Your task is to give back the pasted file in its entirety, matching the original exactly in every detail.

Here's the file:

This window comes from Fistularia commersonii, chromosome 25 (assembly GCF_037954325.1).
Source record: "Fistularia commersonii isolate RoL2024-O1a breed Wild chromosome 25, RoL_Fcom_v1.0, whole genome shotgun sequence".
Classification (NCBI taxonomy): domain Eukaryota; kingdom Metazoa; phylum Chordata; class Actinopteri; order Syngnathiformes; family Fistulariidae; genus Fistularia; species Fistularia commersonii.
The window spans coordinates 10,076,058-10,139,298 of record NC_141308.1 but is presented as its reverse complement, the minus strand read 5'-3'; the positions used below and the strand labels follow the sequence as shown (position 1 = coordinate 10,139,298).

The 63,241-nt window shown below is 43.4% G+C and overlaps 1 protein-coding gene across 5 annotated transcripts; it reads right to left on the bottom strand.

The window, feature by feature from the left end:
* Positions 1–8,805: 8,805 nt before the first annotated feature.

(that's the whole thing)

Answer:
This window comes from Fistularia commersonii, chromosome 25 (assembly GCF_037954325.1).
Source record: "Fistularia commersonii isolate RoL2024-O1a breed Wild chromosome 25, RoL_Fcom_v1.0, whole genome shotgun sequence".
Classification (NCBI taxonomy): domain Eukaryota; kingdom Metazoa; phylum Chordata; class Actinopteri; order Syngnathiformes; family Fistulariidae; genus Fistularia; species Fistularia commersonii.
The window spans coordinates 10,076,058-10,139,298 of record NC_141308.1 but is presented as its reverse complement, the minus strand read 5'-3'; the positions used below and the strand labels follow the sequence as shown (position 1 = coordinate 10,139,298).

The 63,241-nt window shown below is 43.4% G+C and overlaps 1 protein-coding gene across 5 annotated transcripts; it reads right to left on the bottom strand.

The window, feature by feature from the left end:
* Positions 1–8,805: 8,805 nt before the first annotated feature.